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May 9, 2006

Conversation Search Engine Marketing, Effective Blogging & The Long Tail

Chris Anderson in his Wired article, "The Long Tail," wrote about how the web is showing a new economic model that gets past the notion of only the most popular products will sell, the old 20/80 rule. The Long Tail business model explains that online companies are not restricted by limited brick and mortar storefront capacity and have the ability to sell a wider variety of products online. for example sells more titles in its back catalog of low sellers and non-influential titles than in its list of best sellers. Chris Anderson believes that the online "market that lies outside the reach of the physical retailer is big and getting bigger."

Chris Anderson suggests that there are three rules for building a successful long tail business:

* Make everything available.
* Cut the price in half. Now lower it.
* Help me find it.

Google Uses The Long Tail

What I find interesting about the rules for the Long Tail is that the Long Tail is helping Google's advertising model to make a lot of money, over $6 billion last year and maybe over $9 billion in 2006. The search giant has many small retailers to generate a significant proportion of its revenue. Google's CEO thinks small business is very important to Google's business according to a quote on Chris Anderson's blog.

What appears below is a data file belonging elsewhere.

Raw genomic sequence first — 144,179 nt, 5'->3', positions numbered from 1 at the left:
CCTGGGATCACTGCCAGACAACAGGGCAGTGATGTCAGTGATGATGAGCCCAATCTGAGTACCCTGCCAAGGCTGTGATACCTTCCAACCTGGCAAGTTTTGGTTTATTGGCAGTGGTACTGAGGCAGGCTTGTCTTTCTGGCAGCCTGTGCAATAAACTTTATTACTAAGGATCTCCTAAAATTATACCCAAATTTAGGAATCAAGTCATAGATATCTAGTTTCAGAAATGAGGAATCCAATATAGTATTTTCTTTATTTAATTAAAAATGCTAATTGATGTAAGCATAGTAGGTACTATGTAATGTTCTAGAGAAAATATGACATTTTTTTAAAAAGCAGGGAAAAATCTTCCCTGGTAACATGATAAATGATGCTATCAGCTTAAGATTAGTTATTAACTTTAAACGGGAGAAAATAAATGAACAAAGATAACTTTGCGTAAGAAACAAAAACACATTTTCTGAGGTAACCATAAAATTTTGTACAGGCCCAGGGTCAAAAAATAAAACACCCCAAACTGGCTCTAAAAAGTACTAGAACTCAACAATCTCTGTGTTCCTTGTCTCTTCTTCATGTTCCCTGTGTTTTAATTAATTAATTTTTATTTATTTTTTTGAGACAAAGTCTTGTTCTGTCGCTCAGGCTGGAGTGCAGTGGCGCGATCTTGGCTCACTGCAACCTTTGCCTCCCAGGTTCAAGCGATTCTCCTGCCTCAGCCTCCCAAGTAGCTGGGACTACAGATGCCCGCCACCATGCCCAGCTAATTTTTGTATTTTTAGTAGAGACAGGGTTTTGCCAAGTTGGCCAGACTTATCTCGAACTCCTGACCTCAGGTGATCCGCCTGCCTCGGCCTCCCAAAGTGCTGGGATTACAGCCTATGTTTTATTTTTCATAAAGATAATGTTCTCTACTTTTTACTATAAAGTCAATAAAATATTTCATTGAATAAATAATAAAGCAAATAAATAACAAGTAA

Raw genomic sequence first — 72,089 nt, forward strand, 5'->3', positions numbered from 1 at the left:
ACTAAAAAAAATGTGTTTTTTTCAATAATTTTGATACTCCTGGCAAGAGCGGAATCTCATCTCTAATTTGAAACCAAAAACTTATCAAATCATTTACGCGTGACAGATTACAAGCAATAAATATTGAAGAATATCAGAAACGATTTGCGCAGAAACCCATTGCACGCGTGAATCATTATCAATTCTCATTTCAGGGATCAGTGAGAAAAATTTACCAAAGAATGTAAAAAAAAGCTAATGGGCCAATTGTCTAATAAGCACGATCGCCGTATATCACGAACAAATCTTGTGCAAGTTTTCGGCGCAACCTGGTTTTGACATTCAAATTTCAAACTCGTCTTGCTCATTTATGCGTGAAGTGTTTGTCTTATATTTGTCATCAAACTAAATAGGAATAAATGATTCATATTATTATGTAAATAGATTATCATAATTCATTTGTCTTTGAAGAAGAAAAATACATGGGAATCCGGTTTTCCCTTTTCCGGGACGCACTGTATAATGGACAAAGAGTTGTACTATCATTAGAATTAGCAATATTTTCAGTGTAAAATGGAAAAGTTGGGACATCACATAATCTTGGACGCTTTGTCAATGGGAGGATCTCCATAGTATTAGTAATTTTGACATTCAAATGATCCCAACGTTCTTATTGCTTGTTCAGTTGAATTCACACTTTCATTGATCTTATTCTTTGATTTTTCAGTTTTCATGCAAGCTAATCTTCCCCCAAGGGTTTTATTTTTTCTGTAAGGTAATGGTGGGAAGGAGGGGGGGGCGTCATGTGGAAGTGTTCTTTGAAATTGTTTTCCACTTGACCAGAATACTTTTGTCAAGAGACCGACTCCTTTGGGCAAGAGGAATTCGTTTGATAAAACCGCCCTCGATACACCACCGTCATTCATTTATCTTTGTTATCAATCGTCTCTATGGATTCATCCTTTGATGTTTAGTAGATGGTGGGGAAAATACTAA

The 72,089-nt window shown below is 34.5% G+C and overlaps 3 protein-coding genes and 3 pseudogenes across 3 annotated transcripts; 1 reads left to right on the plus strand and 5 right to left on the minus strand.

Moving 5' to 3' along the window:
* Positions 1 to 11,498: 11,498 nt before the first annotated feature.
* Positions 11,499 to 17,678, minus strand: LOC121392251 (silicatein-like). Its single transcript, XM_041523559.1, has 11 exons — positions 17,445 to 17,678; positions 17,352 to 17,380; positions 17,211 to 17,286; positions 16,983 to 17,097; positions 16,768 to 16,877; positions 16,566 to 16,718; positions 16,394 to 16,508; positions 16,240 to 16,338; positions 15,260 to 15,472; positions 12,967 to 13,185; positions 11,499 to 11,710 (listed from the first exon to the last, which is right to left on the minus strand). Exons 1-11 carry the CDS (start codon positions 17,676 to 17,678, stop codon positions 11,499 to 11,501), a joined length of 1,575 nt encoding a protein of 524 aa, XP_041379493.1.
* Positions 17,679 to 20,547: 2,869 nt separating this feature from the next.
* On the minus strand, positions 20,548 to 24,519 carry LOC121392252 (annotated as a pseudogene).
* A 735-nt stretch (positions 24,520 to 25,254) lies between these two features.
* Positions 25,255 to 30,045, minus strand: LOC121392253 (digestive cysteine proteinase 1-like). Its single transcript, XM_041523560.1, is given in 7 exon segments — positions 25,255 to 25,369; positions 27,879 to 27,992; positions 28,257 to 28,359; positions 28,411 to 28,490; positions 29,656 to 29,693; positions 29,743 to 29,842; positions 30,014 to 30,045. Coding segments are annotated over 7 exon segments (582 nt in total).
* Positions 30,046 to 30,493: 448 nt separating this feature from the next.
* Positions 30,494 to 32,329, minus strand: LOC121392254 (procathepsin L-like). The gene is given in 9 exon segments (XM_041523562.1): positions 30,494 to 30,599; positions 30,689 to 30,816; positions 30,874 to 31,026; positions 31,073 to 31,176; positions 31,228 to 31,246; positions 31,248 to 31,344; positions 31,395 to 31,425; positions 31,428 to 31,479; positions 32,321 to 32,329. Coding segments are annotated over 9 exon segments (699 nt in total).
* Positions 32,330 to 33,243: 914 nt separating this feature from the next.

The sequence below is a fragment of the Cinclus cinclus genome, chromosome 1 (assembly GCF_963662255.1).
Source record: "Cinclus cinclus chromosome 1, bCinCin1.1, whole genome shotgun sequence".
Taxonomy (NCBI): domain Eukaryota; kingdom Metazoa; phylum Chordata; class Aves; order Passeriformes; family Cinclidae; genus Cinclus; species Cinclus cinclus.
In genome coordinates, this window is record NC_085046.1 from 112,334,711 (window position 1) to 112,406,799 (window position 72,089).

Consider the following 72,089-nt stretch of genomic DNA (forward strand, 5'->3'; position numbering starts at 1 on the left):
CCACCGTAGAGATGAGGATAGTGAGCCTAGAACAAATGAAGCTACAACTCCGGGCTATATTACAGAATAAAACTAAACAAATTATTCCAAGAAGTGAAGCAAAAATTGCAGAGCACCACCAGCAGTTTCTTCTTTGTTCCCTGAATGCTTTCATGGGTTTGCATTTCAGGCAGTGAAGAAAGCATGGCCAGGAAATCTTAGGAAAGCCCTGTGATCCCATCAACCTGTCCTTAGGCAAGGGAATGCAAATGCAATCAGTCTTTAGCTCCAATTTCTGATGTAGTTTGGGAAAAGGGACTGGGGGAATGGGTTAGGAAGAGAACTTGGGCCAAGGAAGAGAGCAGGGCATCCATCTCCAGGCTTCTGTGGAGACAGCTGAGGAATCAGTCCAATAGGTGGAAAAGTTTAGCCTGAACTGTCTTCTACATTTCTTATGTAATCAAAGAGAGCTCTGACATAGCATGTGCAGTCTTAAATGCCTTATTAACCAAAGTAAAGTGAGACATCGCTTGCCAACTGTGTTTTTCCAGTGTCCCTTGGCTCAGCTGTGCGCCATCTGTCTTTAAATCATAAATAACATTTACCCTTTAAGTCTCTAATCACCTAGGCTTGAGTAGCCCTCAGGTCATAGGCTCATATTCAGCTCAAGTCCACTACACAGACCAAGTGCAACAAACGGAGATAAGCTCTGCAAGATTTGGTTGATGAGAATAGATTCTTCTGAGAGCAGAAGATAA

Google's top organic search results don't provide all the results to a searcher but rather focus on providing the most relevant results. Google's method of providing organic search results makes sense, as searchers want the most relevant information and the quickest way to find it. Yet, it's difficult with a major search engine to find the very latest information on a particular topic, unless that website is also one of the most relevant sites on the web.

Bloggers Use Conversation Search Engines

Bloggers have different priorities when using a search engine. A blogger wishes to discover the most up to date blog post on a topic. That's why RSS search engines provide searchers with the ability to find the latest web page on a related keyword topic.

The way a date related search works on a blog search engine is different from a relevancy search engine like Google, RSS search engine look for the latest posts, while Google and other relevancy search engine assess the relevancy of a particular page before giving the page a particular ranking.

I think searchers use Google to find the most influential websites, while searchers use to find the latest conversation surrounding a keyword. Which is why I think major search engines such as Google, MSN & Yahoo! are relevancy search engines and RSS search engines are conversation search engines.

Compared to a major search engine, it's much easier to find obscure conversations about a topic when using Yet those obscure conversations can be just as relevant to a blogger as the most influential writer's thoughts on a subject.